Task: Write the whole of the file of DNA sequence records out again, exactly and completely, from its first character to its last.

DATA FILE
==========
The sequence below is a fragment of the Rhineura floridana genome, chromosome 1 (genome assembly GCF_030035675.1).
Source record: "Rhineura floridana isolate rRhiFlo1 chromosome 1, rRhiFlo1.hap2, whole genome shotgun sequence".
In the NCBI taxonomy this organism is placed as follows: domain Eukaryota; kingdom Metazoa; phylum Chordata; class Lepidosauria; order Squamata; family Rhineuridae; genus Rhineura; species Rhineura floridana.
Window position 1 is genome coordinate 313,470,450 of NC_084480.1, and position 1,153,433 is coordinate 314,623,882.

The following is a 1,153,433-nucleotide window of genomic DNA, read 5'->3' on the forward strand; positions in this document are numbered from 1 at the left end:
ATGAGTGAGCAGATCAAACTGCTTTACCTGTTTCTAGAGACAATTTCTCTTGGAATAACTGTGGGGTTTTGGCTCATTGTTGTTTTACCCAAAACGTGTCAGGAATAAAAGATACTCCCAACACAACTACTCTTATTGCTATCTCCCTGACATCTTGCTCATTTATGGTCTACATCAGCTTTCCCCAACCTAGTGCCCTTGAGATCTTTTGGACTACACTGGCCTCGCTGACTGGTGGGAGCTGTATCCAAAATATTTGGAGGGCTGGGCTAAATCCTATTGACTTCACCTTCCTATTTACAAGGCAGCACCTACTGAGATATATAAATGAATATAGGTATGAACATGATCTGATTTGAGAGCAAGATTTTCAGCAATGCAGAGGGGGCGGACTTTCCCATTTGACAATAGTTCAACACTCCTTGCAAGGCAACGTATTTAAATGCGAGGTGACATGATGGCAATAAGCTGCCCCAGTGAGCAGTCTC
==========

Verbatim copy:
The sequence below is a fragment of the Rhineura floridana genome, chromosome 1 (genome assembly GCF_030035675.1).
Source record: "Rhineura floridana isolate rRhiFlo1 chromosome 1, rRhiFlo1.hap2, whole genome shotgun sequence".
In the NCBI taxonomy this organism is placed as follows: domain Eukaryota; kingdom Metazoa; phylum Chordata; class Lepidosauria; order Squamata; family Rhineuridae; genus Rhineura; species Rhineura floridana.
Window position 1 is genome coordinate 313,470,450 of NC_084480.1, and position 1,153,433 is coordinate 314,623,882.

The following is a 1,153,433-nucleotide window of genomic DNA, read 5'->3' on the forward strand; positions in this document are numbered from 1 at the left end:
ATGAGTGAGCAGATCAAACTGCTTTACCTGTTTCTAGAGACAATTTCTCTTGGAATAACTGTGGGGTTTTGGCTCATTGTTGTTTTACCCAAAACGTGTCAGGAATAAAAGATACTCCCAACACAACTACTCTTATTGCTATCTCCCTGACATCTTGCTCATTTATGGTCTACATCAGCTTTCCCCAACCTAGTGCCCTTGAGATCTTTTGGACTACACTGGCCTCGCTGACTGGTGGGAGCTGTATCCAAAATATTTGGAGGGCTGGGCTAAATCCTATTGACTTCACCTTCCTATTTACAAGGCAGCACCTACTGAGATATATAAATGAATATAGGTATGAACATGATCTGATTTGAGAGCAAGATTTTCAGCAATGCAGAGGGGGCGGACTTTCCCATTTGACAATAGTTCAACACTCCTTGCAAGGCAACGTATTTAAATGCGAGGTGACATGATGGCAATAAGCTGCCCCAGTGAGCAGTCTC